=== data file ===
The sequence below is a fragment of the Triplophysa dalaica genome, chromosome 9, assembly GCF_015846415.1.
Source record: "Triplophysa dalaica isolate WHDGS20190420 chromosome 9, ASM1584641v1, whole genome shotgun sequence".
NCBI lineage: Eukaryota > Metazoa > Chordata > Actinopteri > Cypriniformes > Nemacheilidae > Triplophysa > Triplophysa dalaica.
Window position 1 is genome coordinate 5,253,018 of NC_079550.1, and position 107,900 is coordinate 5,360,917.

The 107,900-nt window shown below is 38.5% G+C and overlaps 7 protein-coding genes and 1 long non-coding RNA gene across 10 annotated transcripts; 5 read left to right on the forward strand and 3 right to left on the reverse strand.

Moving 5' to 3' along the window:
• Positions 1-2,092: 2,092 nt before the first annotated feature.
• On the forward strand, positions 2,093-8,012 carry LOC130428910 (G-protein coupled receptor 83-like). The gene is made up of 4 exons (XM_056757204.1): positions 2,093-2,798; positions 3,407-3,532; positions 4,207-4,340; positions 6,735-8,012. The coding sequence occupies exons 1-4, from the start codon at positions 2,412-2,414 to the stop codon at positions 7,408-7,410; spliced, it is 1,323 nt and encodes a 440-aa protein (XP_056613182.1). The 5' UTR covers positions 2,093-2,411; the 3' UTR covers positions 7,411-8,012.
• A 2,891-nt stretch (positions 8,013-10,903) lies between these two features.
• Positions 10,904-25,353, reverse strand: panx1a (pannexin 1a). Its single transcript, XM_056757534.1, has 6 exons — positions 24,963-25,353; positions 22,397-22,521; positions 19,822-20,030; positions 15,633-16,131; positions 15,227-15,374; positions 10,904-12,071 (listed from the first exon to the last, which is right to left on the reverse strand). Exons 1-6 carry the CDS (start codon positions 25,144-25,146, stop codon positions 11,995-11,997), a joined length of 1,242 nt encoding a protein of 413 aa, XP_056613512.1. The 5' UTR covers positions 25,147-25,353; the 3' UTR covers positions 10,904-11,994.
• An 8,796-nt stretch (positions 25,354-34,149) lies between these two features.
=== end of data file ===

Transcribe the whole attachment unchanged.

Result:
The sequence below is a fragment of the Triplophysa dalaica genome, chromosome 9, assembly GCF_015846415.1.
Source record: "Triplophysa dalaica isolate WHDGS20190420 chromosome 9, ASM1584641v1, whole genome shotgun sequence".
NCBI lineage: Eukaryota > Metazoa > Chordata > Actinopteri > Cypriniformes > Nemacheilidae > Triplophysa > Triplophysa dalaica.
Window position 1 is genome coordinate 5,253,018 of NC_079550.1, and position 107,900 is coordinate 5,360,917.

The 107,900-nt window shown below is 38.5% G+C and overlaps 7 protein-coding genes and 1 long non-coding RNA gene across 10 annotated transcripts; 5 read left to right on the forward strand and 3 right to left on the reverse strand.

Moving 5' to 3' along the window:
• Positions 1-2,092: 2,092 nt before the first annotated feature.
• On the forward strand, positions 2,093-8,012 carry LOC130428910 (G-protein coupled receptor 83-like). The gene is made up of 4 exons (XM_056757204.1): positions 2,093-2,798; positions 3,407-3,532; positions 4,207-4,340; positions 6,735-8,012. The coding sequence occupies exons 1-4, from the start codon at positions 2,412-2,414 to the stop codon at positions 7,408-7,410; spliced, it is 1,323 nt and encodes a 440-aa protein (XP_056613182.1). The 5' UTR covers positions 2,093-2,411; the 3' UTR covers positions 7,411-8,012.
• A 2,891-nt stretch (positions 8,013-10,903) lies between these two features.
• Positions 10,904-25,353, reverse strand: panx1a (pannexin 1a). Its single transcript, XM_056757534.1, has 6 exons — positions 24,963-25,353; positions 22,397-22,521; positions 19,822-20,030; positions 15,633-16,131; positions 15,227-15,374; positions 10,904-12,071 (listed from the first exon to the last, which is right to left on the reverse strand). Exons 1-6 carry the CDS (start codon positions 25,144-25,146, stop codon positions 11,995-11,997), a joined length of 1,242 nt encoding a protein of 413 aa, XP_056613512.1. The 5' UTR covers positions 25,147-25,353; the 3' UTR covers positions 10,904-11,994.
• An 8,796-nt stretch (positions 25,354-34,149) lies between these two features.